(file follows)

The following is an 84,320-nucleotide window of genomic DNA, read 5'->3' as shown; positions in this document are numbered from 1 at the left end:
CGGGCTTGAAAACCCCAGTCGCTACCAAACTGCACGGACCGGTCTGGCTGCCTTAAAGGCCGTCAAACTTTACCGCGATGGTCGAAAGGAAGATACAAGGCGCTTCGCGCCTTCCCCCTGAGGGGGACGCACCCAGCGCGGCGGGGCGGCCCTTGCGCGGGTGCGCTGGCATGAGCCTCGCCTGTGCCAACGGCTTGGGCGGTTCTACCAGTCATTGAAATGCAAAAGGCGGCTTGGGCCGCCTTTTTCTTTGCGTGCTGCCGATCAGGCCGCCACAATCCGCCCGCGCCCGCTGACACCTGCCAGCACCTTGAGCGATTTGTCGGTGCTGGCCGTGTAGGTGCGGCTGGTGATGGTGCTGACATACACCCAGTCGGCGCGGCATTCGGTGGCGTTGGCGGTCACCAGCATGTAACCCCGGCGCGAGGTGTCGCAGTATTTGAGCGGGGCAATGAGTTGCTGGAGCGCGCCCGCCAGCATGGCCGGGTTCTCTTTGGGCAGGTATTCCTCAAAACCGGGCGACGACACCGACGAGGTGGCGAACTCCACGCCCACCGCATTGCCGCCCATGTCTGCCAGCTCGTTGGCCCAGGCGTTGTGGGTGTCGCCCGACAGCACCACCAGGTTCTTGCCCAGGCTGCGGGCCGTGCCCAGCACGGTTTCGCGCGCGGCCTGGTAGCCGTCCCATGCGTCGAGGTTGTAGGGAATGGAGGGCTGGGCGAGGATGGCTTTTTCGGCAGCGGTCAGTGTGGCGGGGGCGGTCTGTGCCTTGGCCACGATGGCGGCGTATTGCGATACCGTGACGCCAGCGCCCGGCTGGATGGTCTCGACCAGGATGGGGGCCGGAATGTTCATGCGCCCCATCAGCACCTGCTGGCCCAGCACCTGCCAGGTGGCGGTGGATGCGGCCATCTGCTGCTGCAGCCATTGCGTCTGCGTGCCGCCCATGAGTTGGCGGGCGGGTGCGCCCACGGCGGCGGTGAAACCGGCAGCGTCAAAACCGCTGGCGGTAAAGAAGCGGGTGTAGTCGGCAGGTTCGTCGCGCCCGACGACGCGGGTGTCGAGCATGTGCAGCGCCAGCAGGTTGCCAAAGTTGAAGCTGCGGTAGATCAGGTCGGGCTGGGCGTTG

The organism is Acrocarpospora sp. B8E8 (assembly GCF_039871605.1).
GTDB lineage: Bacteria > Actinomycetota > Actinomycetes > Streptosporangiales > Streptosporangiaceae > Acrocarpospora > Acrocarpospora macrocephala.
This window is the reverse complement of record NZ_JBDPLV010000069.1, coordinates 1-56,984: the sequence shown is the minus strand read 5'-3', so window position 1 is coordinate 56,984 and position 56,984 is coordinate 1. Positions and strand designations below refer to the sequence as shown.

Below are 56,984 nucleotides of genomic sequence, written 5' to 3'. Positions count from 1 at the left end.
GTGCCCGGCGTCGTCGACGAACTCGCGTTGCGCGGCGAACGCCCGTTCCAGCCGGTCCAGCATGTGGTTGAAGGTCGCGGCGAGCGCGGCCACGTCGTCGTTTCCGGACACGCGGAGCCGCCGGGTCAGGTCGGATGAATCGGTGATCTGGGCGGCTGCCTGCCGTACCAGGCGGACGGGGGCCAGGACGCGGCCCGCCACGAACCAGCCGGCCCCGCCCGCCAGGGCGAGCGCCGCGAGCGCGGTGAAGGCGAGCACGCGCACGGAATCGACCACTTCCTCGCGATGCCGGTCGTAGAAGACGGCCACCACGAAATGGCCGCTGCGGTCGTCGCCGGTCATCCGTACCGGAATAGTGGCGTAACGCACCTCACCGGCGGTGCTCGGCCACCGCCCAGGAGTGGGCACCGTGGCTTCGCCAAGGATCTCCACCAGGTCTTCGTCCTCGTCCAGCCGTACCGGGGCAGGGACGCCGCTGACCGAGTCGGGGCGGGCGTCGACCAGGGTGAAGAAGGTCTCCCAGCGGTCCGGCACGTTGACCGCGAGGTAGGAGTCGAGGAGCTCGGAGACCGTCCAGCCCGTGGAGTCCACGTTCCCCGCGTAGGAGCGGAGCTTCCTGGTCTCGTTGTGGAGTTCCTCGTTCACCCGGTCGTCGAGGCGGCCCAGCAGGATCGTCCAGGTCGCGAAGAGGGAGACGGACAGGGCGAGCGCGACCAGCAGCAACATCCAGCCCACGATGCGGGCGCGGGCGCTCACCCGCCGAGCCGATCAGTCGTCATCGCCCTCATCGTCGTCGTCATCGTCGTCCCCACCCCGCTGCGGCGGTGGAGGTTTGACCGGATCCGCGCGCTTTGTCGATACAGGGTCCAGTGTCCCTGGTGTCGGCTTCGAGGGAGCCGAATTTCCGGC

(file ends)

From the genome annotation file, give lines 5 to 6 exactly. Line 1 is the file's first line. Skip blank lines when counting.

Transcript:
This window is the reverse complement of record NZ_JBDPLV010000069.1, coordinates 1-56,984: the sequence shown is the minus strand read 5'-3', so window position 1 is coordinate 56,984 and position 56,984 is coordinate 1. Positions and strand designations below refer to the sequence as shown.

Below are 56,984 nucleotides of genomic sequence, written 5' to 3'. Positions count from 1 at the left end.